“Regardless of whether or not they are a worker, the master remains responsible for the operation of the vessel when it’s at sea and must not do something, or neglect to do something, that creates a hazard for others working on board,” says Sharyn.

For a single-boat operator, without a crew, HSWA may mean little change.

The obvious difference is the requirement to liaise with other PCBUs – contractors or other businesses – working on the boat. The goal is to work together to avoid anyone on board getting harmed. In real terms, that means identifying and discussing health and safety risks, and agreeing how to manage those risks and who is responsible for what.

The new Act also requires PCBUs to involve workers. PCBUs must:

  • engage with workers on health and safety matters and
  • have effective, on-going ways for workers to participate in improving health and safety in their operation.

The requirement to engage with workers is broad. A PCBU must give workers reasonable and on-going opportunities to improve health and safety.

“Better decisions get made and the workplace is healthier and safer when workers actively engage and everyone in the workplace shares their knowledge and experience,” says Sharyn.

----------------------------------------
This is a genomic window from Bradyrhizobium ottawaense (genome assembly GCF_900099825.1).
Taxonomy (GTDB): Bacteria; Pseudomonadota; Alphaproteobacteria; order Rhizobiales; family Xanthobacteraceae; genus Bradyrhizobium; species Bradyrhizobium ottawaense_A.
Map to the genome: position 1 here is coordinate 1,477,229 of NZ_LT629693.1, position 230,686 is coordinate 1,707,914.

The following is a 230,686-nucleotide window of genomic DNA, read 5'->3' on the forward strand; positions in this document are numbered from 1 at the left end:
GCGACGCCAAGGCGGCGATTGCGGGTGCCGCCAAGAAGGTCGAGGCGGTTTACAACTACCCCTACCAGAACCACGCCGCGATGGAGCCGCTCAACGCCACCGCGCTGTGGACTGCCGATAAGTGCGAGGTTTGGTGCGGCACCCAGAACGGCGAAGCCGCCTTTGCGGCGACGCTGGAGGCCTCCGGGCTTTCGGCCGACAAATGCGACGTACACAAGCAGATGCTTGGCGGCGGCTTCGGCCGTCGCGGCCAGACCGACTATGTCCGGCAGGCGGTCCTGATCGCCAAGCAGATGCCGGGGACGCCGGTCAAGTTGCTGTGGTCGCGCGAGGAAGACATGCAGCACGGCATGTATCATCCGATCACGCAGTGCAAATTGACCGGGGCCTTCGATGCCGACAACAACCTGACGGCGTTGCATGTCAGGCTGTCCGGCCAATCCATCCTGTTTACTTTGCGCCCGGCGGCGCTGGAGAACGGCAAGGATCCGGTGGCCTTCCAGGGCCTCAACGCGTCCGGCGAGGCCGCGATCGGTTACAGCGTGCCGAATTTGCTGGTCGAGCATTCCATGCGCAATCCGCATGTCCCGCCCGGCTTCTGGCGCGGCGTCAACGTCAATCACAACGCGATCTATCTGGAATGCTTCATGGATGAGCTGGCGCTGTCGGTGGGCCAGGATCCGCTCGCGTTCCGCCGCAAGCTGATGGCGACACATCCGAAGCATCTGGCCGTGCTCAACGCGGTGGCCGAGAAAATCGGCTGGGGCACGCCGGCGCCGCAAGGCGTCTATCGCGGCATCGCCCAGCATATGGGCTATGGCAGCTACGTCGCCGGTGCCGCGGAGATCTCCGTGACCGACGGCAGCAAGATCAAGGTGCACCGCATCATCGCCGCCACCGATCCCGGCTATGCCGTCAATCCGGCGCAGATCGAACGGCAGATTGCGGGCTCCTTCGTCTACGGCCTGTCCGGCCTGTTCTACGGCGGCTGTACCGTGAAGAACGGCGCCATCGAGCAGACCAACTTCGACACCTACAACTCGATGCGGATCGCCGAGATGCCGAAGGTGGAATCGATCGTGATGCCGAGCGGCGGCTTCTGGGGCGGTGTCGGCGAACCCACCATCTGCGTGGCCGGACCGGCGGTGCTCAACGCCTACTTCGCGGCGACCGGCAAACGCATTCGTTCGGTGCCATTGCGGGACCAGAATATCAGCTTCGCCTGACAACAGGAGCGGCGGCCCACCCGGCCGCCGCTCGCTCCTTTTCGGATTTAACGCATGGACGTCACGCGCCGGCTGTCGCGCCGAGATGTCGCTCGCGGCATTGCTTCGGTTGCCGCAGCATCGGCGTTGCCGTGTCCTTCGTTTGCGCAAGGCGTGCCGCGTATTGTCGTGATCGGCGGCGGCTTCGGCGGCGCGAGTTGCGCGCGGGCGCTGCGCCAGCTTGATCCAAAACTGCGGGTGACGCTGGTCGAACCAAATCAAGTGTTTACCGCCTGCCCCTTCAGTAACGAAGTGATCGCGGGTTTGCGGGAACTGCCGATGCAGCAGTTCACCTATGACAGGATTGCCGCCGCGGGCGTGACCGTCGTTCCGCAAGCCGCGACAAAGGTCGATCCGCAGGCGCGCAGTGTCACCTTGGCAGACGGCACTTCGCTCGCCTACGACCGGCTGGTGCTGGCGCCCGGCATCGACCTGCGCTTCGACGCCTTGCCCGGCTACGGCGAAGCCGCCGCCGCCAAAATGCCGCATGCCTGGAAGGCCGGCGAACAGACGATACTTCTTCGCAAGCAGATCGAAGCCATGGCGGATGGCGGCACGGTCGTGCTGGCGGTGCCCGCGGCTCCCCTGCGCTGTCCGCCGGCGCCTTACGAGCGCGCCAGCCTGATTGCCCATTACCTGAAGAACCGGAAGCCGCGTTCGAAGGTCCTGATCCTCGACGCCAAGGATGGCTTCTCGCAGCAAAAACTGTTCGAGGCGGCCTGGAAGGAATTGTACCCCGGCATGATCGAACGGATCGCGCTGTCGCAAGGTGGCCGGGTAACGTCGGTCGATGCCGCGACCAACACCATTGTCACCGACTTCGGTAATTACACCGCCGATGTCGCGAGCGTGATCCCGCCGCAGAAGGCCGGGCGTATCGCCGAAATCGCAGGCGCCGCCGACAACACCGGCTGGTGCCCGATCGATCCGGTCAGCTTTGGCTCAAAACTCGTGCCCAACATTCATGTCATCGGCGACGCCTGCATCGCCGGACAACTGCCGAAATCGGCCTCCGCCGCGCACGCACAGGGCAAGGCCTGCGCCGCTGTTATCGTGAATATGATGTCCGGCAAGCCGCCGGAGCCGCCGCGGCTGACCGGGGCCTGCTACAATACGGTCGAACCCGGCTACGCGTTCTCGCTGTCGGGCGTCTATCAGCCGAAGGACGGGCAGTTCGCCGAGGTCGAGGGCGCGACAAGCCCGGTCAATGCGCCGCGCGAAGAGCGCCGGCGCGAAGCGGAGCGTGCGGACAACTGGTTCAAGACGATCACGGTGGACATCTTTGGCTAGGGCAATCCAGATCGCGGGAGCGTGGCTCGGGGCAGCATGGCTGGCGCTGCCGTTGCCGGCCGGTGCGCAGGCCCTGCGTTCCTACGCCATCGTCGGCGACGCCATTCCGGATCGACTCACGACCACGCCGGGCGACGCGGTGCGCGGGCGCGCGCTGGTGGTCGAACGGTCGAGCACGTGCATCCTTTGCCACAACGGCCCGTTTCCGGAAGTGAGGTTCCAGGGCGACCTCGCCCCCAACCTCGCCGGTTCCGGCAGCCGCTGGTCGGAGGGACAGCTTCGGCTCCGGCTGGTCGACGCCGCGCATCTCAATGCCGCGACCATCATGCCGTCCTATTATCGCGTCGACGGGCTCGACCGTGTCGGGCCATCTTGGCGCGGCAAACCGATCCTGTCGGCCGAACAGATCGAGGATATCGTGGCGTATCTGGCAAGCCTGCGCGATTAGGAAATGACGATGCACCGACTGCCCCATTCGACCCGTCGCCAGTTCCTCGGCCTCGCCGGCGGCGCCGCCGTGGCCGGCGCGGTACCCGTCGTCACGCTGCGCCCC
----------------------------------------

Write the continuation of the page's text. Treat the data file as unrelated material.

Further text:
A PCBU must take into account the workers’ views on health and safety. Suggestions don’t have to be adopted, but the PCBU should keep communicating and explain the reasons why suggestions are not adopted.

Arrangements for engagement and participation can vary depending on the operation and the people involved. The workers do not need to be employed or engaged by the PCBU. The duty to engage extends to any worker who is directly affected by the operation – for example workers at the workplace employed or engaged by another PCBU.

The Act and the Health and Safety (Worker Engagement, Participation and Representation) Regulations 2016 set out detailed requirements for health and safety representatives, work groups, and health and safety committees.

The new Act also requires workers to be involved in planning safety procedures and systems. “After all, they are usually best placed to know the hazards they are working with,” Sharyn says.

Important terms to understand


An officer is a person who has the ability to significantly influence the management of a business or undertaking. This includes, for example, company directors and chief executives.


A PCBU is a ‘person conducting a business or undertaking’. A PCBU may be an individual person or an organisation.

It does not include workers or officers of PCBUs, volunteer associations with no employees, or home occupiers that employ or engage a tradesperson to carry out residential work.


A worker is an individual who carries out work in any capacity for a PCBU.

A worker may be an employee, a contractor or sub-contractor, an employee of a contractor or sub-contractor, an employee of a labour hire company, an apprentice or a trainee, a person gaining work experience or on a work trial, or a volunteer worker. Workers can be at any level (eg managers are workers too).